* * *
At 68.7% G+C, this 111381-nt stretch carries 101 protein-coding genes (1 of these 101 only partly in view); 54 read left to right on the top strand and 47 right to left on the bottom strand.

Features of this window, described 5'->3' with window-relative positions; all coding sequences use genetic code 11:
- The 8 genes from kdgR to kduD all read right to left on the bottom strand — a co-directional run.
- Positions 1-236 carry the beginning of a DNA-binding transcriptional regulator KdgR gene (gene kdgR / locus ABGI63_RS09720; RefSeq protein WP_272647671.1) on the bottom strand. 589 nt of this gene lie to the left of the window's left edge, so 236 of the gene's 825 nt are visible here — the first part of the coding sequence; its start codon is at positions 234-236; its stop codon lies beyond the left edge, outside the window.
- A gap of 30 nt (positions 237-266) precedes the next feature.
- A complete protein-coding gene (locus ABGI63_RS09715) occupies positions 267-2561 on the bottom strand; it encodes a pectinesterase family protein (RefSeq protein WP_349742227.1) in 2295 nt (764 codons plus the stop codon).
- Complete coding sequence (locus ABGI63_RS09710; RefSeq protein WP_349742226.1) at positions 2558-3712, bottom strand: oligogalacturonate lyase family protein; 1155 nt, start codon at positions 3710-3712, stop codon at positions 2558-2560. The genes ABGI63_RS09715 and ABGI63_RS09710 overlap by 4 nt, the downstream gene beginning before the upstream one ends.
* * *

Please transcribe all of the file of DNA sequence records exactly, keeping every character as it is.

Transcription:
At 68.7% G+C, this 111381-nt stretch carries 101 protein-coding genes (1 of these 101 only partly in view); 54 read left to right on the top strand and 47 right to left on the bottom strand.

Features of this window, described 5'->3' with window-relative positions; all coding sequences use genetic code 11:
- The 8 genes from kdgR to kduD all read right to left on the bottom strand — a co-directional run.
- Positions 1-236 carry the beginning of a DNA-binding transcriptional regulator KdgR gene (gene kdgR / locus ABGI63_RS09720; RefSeq protein WP_272647671.1) on the bottom strand. 589 nt of this gene lie to the left of the window's left edge, so 236 of the gene's 825 nt are visible here — the first part of the coding sequence; its start codon is at positions 234-236; its stop codon lies beyond the left edge, outside the window.
- A gap of 30 nt (positions 237-266) precedes the next feature.
- A complete protein-coding gene (locus ABGI63_RS09715) occupies positions 267-2561 on the bottom strand; it encodes a pectinesterase family protein (RefSeq protein WP_349742227.1) in 2295 nt (764 codons plus the stop codon).
- Complete coding sequence (locus ABGI63_RS09710; RefSeq protein WP_349742226.1) at positions 2558-3712, bottom strand: oligogalacturonate lyase family protein; 1155 nt, start codon at positions 3710-3712, stop codon at positions 2558-2560. The genes ABGI63_RS09715 and ABGI63_RS09710 overlap by 4 nt, the downstream gene beginning before the upstream one ends.